Florida Governor Says Spend July 4th Outside After COVID-19 Cases Jump 46 Percent in a Week

Florida Governor Ron DeSantis has urged residents to go outside to enjoy the state's hot and humid weather because the coronavirus "does not like" the summer, despite COVID-19 cases rising 46 percent over the past week.

DeSantis made the comments during a press conference on Wednesday, in response to a reporter's question about whether he would recommend closing beaches during the upcoming Fourth of July holiday weekend, in light of the ongoing surge of cases.

"By and large, the virus does not like sunshine, heat and humidity," DeSantis said. "I think every study has shown that. I think if you look at the contact tracing and try to identify outbreaks, very few outbreaks from something like a park or a beach."

"For the Fourth of July, I'm more concerned about people crowding into the A/C and having private parties and things like that," he added. "Virus likes that kind of environment better."

As the summer arrived and temperatures increased, The Sunshine State saw COVID-19 cases skyrocket, with an average of over 7,000 new cases per day being reported over the last week.

Hospitalizations have also been on the rise, with one-third of the acute-care hospitals in Southwest Florida reportedly now having no further ICU beds available, according to the Fort Myers News-Press.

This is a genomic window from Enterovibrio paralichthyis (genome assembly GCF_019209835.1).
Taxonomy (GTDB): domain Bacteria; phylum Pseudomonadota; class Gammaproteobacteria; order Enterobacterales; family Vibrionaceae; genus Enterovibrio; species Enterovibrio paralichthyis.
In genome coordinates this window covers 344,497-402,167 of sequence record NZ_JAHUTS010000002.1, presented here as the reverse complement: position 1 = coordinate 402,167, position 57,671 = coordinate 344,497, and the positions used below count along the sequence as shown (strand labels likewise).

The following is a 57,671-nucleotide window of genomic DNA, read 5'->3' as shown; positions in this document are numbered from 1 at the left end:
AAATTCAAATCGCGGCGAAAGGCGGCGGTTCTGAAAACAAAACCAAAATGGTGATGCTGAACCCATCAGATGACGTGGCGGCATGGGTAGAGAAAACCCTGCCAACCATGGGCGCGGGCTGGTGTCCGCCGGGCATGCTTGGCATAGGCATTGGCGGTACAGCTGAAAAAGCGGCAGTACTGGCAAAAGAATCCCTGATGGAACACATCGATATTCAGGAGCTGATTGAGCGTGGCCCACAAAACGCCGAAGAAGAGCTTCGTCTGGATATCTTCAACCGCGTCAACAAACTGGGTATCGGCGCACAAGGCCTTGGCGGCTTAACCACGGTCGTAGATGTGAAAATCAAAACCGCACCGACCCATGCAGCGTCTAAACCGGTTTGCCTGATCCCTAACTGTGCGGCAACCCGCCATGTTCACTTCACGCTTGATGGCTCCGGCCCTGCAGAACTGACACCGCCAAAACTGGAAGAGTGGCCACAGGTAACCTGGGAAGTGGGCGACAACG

Gov. Ron DeSantis
Florida Governor Ron DeSantis speaks during a press conference in Miami, Florida on June 8, 2020. Eva Marie Uzcategui/Getty

Despite the surge, DeSantis has refused to consider reversing course on the state's reopening plans, telling reporters that Florida is "not going back" on Tuesday, while insisting that young people engaging in "natural" social interactions were likely to blame.

Multiple studies have suggested that hot, humid weather can lessen transmission of the virus somewhat, although the evidence is not conclusive, and researchers have warned the effect is not nearly large enough to change the course of the pandemic.

Harvard University researchers have projected that hot and humid weather is likely to have a "modest" effect on dampening transmission of the virus.

However, medical experts have also warned that the notion that warm weather could be protective may offer a false sense of security, while stressing that failing to adhere to preventative measures like wearing masks or maintaining social distancing can cause infections to rise significantly.

"The best way to think about weather is as a secondary factor here," Mohammad Jalali, a Harvard professor and researcher, told The Washington Post.

Experts agree that the outdoor environment is less likely to spread infection than indoors, regardless of weather. An April study by Japanese researchers found that the virus is almost 19 times more like to be transmitted indoors than outdoors.

Before the pandemic took hold in the U.S., President Donald Trump suggested on several occasions that the virus would "go away" in the spring due to the weather.

"Now, the virus that we're talking about having to do—you know, a lot of people think that goes away in April with the heat—as the heat comes in," Trump said during a meeting with governors on February 10. "Typically, that will go away in April. We're in great shape though. We have 12 cases—11 cases, and many of them are in good shape now."

Regardless of the president's optimistic spring forecast and despite rising temperatures, transmission of the virus in the U.S. has accelerated, with the record for the most new cases per day being repeatedly broken.

There were 2,682,270 confirmed COVID-19 cases in the country as of Wednesday, including 128,028 deaths, according to Johns Hopkins University.

Newsweek reached out to the office of DeSantis for comment. This article will be updated with any response.